'The Handmaid's Tale' Star Yvonne Strahovski Had to Fight Her Own Emotions While Filming Season 5's 'Motherland'

The actor also says that Serena won't be as 'patient' as June was in trying to get out of her role as a handmaid.
by Danielle Turchiano — 

Yvonne Strahovski and Bradley Whitford in 'The Handmaid's Tale'


Warning: This story contains spoilers for the eighth episode of The Handmaid's Tale Season 8, titled "Motherland," . Read at your own risk!

There has been a lot of debate over what Serena Joy Waterford (Yvonne Strahovski) deserves on Hulu's The Handmaid's Tale. On the one hand, her book and her steadfast standing by her husband Commander Fred Waterford (Joseph Fiennes) not only helped Gilead rise in the first place, but she also was a willing and active participant in the society, including ceremonies. On the other hand, it is cruel to have your baby taken from you and crueler still to ask you to live in the same house with it but only be allowed to interact with it to feed it, like a machine. 

The eighth episode of the fifth season, titled "Motherland," saw Serena have to make the terrible choice to go back into the Wheelers' home as their handmaid, just to be able to be with her son again. She had been facing deportation, but Commander Lawrence (Bradley Whitford) struck a deal with Alanis (Genevieve Angelson) and Ryan (Lucas Neff) to allow her to stay in Canada under their watch. Oh, how the mighty have fallen.

"I didn't think she could tell at all that it would go as pear-shaped as it did," Strahovski tells Metacritic about Serena's loss of power and relationship with the Wheelers. "I wanted to clock the intensity and the weirdness of that initial meeting with Mrs. Wheeler and have that be kind of ironic because Serena did the same thing to June all those seasons ago. But definitely, we wanted it to be a slow build and realization of, 'Oh my gosh, I'm like a handmaid' on top of her already desperate situation of not really having anywhere to go."

Serena has grown more desperate throughout the fifth season, as she has realized just how much power she is losing, and that desperation is causing her "to make decisions on the fly," Strahovski says, and also turn to unexpected people for help. Namely June (Elisabeth Moss), who Serena calls repeatedly and who finally meets with her in the detention center in "Motherland."

It is during that meeting that Serena resigns herself to accept her fate as a handmaid, at least temporarily. After all, June's advice is to do what she did, which is act like a handmaid, but secretly plot her way out (perhaps with a side of revenge) the whole time.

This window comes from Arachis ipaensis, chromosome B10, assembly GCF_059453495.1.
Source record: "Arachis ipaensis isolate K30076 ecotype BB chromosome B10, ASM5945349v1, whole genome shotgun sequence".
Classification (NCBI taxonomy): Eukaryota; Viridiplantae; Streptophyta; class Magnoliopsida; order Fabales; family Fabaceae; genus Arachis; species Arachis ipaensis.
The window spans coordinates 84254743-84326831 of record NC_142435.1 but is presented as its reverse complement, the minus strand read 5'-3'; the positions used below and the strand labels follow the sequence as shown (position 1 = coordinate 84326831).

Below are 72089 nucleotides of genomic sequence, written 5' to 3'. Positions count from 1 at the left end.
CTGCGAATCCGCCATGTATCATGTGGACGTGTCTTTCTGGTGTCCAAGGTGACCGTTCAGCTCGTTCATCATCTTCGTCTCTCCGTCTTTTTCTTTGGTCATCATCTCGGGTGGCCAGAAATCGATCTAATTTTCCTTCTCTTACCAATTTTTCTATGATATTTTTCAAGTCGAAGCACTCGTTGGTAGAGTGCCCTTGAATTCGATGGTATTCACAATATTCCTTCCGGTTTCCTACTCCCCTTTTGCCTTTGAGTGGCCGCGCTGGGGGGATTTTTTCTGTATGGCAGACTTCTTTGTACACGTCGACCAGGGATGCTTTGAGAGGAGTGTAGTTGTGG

Here, Strahovski breaks down that encounter between Serena and June and previews how Serena will handle her new position in life.

When June meets with Serena, she admits to her that she was plotting against Serena the whole time she was living in her house. On some level, Serena must have known that, but it also strikes different chords to hear it out loud, admitted to your face. On top of that, she's exhausted all of her options for help and she's been separated from her baby. How did you determine how much and what kind of emotions to let Serena show?

It was such a massive point of contention for me — that level of emotion spilling out in that scene and what I was going to do with it — because, to be honest, I've invested so much in this character, and it was really hard watching her in that entire episode be stuck without the baby and how personal that is to me. I have a baby; I had just given birth to my second child not long before shooting these episodes, so it was all pretty close to home for me. I just wanted to sob in every single scene.

I feel like if it was me in that situation, I would have just been messy, pleading, emotional, just sobbing in every single scene. And I thought to myself, "It's a television show and it needs to be more interesting than that." Plus, Serena is also very manipulative at the same time, so how do I marry them together?

That scene in particular, I was actually fighting my own emotions that I would have been feeling if it were me, Yvonne, [in that situation] to be able to play the scene. It's a little more held back. I think it's a more authentic representation of Serena — maybe not wanting to show all of that to June; there's part of her that's still maybe holding back, realizing that she's solo.

Right, there are things Serena is feeling, but what she is willing to show she is feeling to June is probably a lot less. When she has been vulnerable around June before it hasn't worked out well for her.

I think she tries to manipulate June in that scene and she realizes June is never going to budge. And then it's that realization that makes it one of the worst moments for Serena because she literally has no one. She's been leaning on all these men — Mark Tuello and Lawrence and her husband who's now dead — and June's always been this baseline. She's always expected that June'll be there as a weird lifeline, and this is the moment where June is cutting it off.